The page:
I nervously scanned the people in the conference room at Summa Akron City Hospital on that cold January night in 2008. I was taking my first step towards bariatric surgery by attending a weight loss seminar. I saw a cross-section of obese people who appeared to be equally as uneasy.
I suspect my newer friends and followers may not know I had bariatric surgery. I haven’t written about bariatric surely in several years. It consumed my blogging and life for many years. I have never felt unease in talking about this part of my life.
Bariatric surgery led to a significant change in my life over the past eleven years. Recently this topic came back to life, I started answering questions about weight loss and bariatric surgery on Quora. I now find myself being asked to answer these questions in increasing frequency.
Bariatric surgery questions concentrate on the failure of bariatric surgery. People are consumed by being a failure in life after surgery or feeling that they will fail at weight loss after bariatric surgery. These questions overwhelmingly define failure by a single indicator, weight.
Success was driven by the scale early on my journey. Those numbers had better been dropping with each step on the scale. The bariatric care center reinforced that mindset. The first years after surgery are honeymoon years where the weight tumbles down. My weight seemed to be the perfect indicator.
People view success as being driven by health, appearance, or weight.
I was driven by my health from day one. I had recovered from a triple coronary bypass three years prior to bariatric surgery. I knew the weight had to go for me to stay alive. I would be lying if I said appearance and weight were not on my mind. I wanted it all. Above all, I wanted to be healthy and be alive.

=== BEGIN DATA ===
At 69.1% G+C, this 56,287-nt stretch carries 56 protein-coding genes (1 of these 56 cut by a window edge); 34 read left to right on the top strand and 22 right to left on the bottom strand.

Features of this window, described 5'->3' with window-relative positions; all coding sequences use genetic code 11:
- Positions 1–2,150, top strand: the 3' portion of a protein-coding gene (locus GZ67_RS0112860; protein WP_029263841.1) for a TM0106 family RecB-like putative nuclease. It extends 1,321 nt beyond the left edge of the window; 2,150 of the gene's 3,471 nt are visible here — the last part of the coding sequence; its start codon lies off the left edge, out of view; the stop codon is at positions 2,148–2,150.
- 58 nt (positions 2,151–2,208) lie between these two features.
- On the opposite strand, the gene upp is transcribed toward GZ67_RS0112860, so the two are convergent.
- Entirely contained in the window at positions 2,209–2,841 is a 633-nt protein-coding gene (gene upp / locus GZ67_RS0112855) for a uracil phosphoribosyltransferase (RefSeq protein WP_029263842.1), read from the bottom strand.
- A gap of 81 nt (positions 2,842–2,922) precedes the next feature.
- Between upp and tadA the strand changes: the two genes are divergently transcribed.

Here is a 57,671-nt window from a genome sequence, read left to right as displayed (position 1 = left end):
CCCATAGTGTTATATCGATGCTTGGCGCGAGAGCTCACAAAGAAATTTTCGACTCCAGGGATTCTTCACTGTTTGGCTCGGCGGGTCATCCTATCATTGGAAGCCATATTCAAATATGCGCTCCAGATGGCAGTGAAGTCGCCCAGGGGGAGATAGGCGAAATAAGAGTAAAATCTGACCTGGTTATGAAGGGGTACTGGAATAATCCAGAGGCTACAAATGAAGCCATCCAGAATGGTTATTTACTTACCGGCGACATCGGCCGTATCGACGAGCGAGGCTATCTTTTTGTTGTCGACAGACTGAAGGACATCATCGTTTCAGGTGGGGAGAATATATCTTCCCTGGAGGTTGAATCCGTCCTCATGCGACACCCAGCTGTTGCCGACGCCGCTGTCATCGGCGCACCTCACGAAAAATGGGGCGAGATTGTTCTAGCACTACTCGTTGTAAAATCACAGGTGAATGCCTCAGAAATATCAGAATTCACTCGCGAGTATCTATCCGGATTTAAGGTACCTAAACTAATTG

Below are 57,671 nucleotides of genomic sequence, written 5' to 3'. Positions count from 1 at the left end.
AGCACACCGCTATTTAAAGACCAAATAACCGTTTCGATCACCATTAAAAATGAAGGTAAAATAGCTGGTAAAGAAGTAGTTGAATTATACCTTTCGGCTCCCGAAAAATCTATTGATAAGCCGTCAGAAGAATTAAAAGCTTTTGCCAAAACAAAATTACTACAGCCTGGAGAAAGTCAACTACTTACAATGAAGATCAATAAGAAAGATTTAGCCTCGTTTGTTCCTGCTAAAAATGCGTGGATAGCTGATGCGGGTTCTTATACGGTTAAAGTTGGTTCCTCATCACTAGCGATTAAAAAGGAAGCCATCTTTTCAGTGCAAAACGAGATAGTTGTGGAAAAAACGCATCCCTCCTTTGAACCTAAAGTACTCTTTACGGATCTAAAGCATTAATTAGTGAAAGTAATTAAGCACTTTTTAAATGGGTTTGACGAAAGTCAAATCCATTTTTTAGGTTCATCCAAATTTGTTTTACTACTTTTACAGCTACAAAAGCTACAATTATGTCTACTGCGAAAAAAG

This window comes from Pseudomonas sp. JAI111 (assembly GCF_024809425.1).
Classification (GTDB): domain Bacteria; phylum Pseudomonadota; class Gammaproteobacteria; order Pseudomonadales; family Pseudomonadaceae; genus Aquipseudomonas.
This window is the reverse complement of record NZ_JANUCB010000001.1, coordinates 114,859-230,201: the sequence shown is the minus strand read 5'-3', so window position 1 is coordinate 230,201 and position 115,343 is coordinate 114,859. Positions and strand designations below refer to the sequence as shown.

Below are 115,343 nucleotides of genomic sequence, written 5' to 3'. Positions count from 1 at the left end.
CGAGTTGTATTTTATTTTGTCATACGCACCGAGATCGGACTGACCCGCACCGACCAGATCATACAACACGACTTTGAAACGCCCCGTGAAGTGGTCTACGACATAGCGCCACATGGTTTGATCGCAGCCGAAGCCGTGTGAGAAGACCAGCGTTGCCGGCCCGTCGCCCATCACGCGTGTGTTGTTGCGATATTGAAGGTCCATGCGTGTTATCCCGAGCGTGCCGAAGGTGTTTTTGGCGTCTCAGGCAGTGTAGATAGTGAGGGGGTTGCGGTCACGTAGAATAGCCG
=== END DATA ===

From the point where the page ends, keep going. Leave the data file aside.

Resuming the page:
My response to anyone asking about bariatric surgery is that you need to understand that it has great potential to change your life. This only happens if you can CHANGE. Change your eating habits. Change your activity level. Change your view of yourself. Change the things that led to your obesity.
I have seen little failure in the bariatric people I friended over the past eleven years. I do see people believing they have failed in some manner either by weight, appearance, or health. Each of these people changed their lives in positive ways. They just need to celebrate their successes more.
I usually include one of the following thoughts when responding to questions on Quora about weight loss.
- Keeping weight off is a lifelong struggle.
- Being active is a critical part of my success and health.
- Success is more than BMI and the number on the scale.
- People enjoy success in different ways they may not see.
- Don’t let weight define who you are and your happiness.